Monday, September 9, 2002, Chandigarh, India


M A I N   N E W S

Upstream water thefts dry up tail end
Raman Mohan

HISAR: Once its pride, Haryana’s canal systems have virtually collapsed, thanks to an estimated four lakh cases of theft of water by farmers annually. As a result the tail-ends all over the state continue to be dry although there is adequate water available at channel heads, the present drought conditions notwithstanding.

Investigations by The Tribune show that during the first preferential orders in July, 158 out of 295 channels in the jurisdiction of six canal divisions of Bhakra Water Services Circle I, Hisar and Yamuna Water Services Circle, Bhiwani, were running short at the tails. Significantly, 107 of these 158 channels were completely dry at the tail-ends during the period.

It is learnt that the availability of water at the heads of these branch canals was equal to or almost equal to the indents placed. The indent is usually 5 to 10 per cent more than the requirement which, in effect, means that despite adequate supply of water at the heads, half the canals were running dry at the tail-ends. Sources said the situation in area of the Bhakra canal and the Western Yamuna canal was even worse.

The thefts upstream are so rampant that these leave the tail-ends dry. For instance in November last year Hansi division in this district was found to be consuming 590 cusecs of water against its share of 335 cusecs. As a consequence, the Siwani canal had to go completely dry. The situation was found to be the same in other areas too. The excess withdrawals were due to thefts, sources said.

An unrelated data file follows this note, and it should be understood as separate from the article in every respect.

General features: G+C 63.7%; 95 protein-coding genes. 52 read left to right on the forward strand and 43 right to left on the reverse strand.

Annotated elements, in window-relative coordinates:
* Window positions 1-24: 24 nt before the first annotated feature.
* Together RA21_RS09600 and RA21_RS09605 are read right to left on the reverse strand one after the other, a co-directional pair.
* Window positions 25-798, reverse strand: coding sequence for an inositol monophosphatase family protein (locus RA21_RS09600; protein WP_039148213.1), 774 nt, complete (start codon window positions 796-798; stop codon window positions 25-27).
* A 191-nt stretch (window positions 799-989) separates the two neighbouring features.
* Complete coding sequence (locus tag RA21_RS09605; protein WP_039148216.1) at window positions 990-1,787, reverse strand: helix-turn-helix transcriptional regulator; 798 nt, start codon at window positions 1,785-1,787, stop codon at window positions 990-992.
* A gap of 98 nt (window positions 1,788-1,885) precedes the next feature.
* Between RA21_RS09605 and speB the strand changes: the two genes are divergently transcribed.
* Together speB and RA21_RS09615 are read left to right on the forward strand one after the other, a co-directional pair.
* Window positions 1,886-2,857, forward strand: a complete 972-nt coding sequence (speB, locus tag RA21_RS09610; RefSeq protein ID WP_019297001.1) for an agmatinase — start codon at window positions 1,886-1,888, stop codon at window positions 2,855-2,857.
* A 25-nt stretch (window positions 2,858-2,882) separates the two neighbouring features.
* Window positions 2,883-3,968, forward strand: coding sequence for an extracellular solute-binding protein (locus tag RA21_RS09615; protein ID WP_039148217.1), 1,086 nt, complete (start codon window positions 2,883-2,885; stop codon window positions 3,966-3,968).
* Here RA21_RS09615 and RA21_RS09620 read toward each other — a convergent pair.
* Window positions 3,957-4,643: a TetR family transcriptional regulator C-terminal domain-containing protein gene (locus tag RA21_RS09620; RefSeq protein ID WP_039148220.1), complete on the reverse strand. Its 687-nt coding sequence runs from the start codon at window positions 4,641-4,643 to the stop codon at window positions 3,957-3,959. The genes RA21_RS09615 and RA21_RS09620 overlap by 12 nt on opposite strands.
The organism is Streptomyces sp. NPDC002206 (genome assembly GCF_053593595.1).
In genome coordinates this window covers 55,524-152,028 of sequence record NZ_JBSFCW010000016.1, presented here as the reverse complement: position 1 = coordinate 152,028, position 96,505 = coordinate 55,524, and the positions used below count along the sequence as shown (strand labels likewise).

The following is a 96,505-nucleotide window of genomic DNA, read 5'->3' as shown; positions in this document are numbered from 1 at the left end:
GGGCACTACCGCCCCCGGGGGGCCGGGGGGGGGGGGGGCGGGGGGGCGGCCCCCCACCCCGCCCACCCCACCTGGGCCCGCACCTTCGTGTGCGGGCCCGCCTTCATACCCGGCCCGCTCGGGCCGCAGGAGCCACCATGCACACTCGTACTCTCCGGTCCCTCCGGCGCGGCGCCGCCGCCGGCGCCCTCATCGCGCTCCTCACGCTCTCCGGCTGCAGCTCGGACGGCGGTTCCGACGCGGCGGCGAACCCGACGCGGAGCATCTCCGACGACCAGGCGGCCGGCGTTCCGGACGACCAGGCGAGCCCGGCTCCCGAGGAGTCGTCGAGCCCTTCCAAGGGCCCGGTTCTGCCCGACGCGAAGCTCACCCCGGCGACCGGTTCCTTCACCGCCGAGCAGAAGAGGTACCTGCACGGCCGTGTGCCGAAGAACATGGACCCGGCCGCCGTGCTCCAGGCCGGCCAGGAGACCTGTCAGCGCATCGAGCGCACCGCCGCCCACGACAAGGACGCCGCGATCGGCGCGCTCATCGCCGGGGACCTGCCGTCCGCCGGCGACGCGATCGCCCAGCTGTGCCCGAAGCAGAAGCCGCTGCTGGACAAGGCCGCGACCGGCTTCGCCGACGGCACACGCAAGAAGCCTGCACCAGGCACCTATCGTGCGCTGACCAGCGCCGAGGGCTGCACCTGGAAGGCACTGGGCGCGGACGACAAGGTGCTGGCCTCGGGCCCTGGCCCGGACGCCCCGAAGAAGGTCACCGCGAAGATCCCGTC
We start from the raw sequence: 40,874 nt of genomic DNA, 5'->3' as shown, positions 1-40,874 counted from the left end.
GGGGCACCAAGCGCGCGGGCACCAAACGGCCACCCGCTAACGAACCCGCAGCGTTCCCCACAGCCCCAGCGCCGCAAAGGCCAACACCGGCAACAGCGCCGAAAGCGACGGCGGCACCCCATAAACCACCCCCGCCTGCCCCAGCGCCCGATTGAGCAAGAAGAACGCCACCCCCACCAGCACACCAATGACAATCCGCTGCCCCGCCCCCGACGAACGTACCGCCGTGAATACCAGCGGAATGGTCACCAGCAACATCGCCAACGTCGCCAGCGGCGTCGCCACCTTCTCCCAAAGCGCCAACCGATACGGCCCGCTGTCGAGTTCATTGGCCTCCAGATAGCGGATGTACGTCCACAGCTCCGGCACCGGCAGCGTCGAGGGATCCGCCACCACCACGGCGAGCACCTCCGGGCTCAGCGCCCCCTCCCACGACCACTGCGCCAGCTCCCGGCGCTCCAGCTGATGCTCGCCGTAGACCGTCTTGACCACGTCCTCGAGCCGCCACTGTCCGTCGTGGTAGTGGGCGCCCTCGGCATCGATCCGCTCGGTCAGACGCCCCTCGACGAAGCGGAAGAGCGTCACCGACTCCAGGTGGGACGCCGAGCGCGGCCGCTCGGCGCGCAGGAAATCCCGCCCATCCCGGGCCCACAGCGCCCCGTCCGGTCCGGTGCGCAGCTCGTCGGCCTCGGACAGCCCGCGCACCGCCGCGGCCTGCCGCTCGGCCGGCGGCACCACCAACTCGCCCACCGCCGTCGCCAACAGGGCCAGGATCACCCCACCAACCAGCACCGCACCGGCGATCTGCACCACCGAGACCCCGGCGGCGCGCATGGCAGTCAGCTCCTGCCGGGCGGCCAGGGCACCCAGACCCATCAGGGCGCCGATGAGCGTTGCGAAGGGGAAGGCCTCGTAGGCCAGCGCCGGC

Official records show that just two raiding parties conducted raids on the nights of July 25 and 26 last on the Barwala branch, Balsamand sub-branch and the Rana distributory and 88 cases of theft were detected. As many as four to six cases were detected just along 500-metre-long stretches of the canals. Likewise, the Rana distributory alone reported 153 cases of theft between July 10 and 17 last. In Hisar division alone, 1789 cases were detected during rabi 2001-2002. There are 47 running canal divisions in the state.

Sources said about four lakh cases of theft were detected every year but only a quarter of these were reflected in the files. This is because officers avoid litigation as they had to attend the courts for disposal of these cases and their work-loads did not afford them time for this lengthy exercise. Secondly, there is a shortage of manpower and infrastructure to prevent thefts. As a result half the cases went undetected. They also admitted that Irrigation department staff too connived with the farmers stealing power. In most cases officials simply confiscated or destroy the pipes used for theft.

(To be concluded)

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